Now you see the problem...but have one more question...How do I maintain biodiversiy within my flock; breed classic animal breeding and still have lovely birds.
    In mammals, this is a bit more complicated to answer. Fortunately, we are talking about birds, which have a plethora of sex-linked genes and an exceptionally wide genetic base as a species. Birds, fowl to be specific, can be inbred much deeper than many other creatures. In other kinds of creatures, there are breeding schemes which rest on the "in-breed 3 generations, then outcross" philosophy. In fowls, this need not be the case. Granted, some breeds of fowl have smaller gene pools than others. But switching to biodiversity breeding schemes will not solve any genetic bottleneck problems...it will only difuse the breed hallmarks and make them harder to retrieve in the breed's small gene pool. So what to do?
    Selection is the key. Prof. Gerald Bell said it well. He is well regarded in animal breeding circles, "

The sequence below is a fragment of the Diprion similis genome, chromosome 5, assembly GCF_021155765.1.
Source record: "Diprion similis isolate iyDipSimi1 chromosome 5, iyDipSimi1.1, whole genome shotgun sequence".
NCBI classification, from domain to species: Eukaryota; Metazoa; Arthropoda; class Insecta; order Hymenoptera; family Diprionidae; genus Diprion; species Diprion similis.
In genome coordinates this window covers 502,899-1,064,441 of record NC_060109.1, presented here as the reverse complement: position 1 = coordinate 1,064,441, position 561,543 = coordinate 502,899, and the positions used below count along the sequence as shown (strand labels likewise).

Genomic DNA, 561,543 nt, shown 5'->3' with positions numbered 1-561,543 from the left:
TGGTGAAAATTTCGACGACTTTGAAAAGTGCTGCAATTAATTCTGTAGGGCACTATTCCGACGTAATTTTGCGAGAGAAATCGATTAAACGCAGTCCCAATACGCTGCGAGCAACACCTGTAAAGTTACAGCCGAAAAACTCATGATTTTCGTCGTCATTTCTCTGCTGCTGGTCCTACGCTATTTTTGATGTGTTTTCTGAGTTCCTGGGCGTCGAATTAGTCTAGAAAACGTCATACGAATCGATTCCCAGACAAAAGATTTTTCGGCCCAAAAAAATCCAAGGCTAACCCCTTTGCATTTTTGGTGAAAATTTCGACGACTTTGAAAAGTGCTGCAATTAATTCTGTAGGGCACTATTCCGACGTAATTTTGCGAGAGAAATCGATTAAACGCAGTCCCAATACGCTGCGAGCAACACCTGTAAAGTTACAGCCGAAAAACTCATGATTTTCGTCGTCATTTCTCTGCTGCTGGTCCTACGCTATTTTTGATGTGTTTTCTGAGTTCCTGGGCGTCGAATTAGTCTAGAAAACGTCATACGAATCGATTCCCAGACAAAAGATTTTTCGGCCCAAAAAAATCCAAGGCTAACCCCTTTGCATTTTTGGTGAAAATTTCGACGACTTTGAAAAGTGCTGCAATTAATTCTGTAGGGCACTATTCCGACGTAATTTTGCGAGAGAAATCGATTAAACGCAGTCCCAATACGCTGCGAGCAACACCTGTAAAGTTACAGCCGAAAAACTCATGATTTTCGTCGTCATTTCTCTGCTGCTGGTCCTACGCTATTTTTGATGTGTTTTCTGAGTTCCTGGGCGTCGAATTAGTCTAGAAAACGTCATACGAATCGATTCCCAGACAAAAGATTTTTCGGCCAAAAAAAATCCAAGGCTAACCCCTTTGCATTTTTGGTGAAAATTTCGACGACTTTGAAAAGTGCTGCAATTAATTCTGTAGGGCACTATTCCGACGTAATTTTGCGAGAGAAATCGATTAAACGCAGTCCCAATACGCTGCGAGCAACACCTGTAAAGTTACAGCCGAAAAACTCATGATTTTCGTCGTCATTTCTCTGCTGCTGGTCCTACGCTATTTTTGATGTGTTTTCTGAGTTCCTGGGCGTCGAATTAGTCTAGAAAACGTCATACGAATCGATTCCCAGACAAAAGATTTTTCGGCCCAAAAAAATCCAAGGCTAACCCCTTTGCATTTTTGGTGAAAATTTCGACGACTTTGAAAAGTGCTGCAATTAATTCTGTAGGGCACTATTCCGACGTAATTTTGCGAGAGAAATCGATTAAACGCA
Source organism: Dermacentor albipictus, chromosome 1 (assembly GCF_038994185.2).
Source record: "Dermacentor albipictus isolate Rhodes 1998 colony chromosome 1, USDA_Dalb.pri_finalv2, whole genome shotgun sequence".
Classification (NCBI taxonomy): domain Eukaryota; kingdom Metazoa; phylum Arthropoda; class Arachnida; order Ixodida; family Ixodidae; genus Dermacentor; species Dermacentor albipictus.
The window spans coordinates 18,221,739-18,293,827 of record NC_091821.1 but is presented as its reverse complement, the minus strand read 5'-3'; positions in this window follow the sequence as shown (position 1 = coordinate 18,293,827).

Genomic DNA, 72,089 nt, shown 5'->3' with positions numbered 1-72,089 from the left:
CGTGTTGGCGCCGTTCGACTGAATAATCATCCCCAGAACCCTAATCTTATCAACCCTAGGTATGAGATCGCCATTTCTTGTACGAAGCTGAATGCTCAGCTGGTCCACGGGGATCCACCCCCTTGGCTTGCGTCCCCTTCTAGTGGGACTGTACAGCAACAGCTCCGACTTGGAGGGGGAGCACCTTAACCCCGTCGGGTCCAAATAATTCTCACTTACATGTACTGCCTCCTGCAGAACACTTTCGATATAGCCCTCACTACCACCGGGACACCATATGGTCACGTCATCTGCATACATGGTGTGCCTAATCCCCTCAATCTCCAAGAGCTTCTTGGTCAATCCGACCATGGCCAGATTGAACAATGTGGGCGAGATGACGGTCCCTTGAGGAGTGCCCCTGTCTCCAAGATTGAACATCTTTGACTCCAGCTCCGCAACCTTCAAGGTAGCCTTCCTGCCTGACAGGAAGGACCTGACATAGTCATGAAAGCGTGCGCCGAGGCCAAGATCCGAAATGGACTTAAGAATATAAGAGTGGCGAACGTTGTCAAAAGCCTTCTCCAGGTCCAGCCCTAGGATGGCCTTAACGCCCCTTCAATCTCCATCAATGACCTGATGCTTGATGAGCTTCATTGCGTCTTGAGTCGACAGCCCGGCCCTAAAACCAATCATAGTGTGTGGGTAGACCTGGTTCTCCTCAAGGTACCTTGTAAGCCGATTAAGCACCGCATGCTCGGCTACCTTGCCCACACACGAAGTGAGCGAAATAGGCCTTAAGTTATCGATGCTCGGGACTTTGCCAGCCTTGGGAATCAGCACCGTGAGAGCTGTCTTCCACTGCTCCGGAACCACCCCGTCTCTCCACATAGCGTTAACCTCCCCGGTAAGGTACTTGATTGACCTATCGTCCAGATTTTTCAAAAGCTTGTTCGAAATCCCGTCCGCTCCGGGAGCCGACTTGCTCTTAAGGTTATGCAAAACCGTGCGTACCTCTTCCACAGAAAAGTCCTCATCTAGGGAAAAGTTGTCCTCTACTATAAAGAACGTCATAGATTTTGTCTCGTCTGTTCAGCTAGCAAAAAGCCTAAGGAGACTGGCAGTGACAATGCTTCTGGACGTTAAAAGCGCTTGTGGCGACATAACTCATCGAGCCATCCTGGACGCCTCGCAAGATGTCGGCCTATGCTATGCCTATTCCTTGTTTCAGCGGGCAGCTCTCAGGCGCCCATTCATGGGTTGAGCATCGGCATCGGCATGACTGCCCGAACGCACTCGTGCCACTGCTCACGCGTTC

"It is the varied opinion of breeders as to what constitutes the ideal representative of the breed, and their selection of breeding stock that maintains breed diversity."
    Jerold S. Bell, DVM
    Tufts Cummings School of Veterinary Medicine, N. Grafton, MA


    And again, concerning developing "excellence in the abstract" in animal breeding (this time, racehorses),
    "My own view is that you must try to secure the best and most suitable breeding through both sire and dam, bring it both inbreeding and outcrossing as near and perfect in the abstract as you can. Success will depend on whether any particular foal takes after his dam and the majority of his maternal ascendants or after his sire and the majority of his paternal ascendants."
    The Aga Khan "Memoirs"
    ================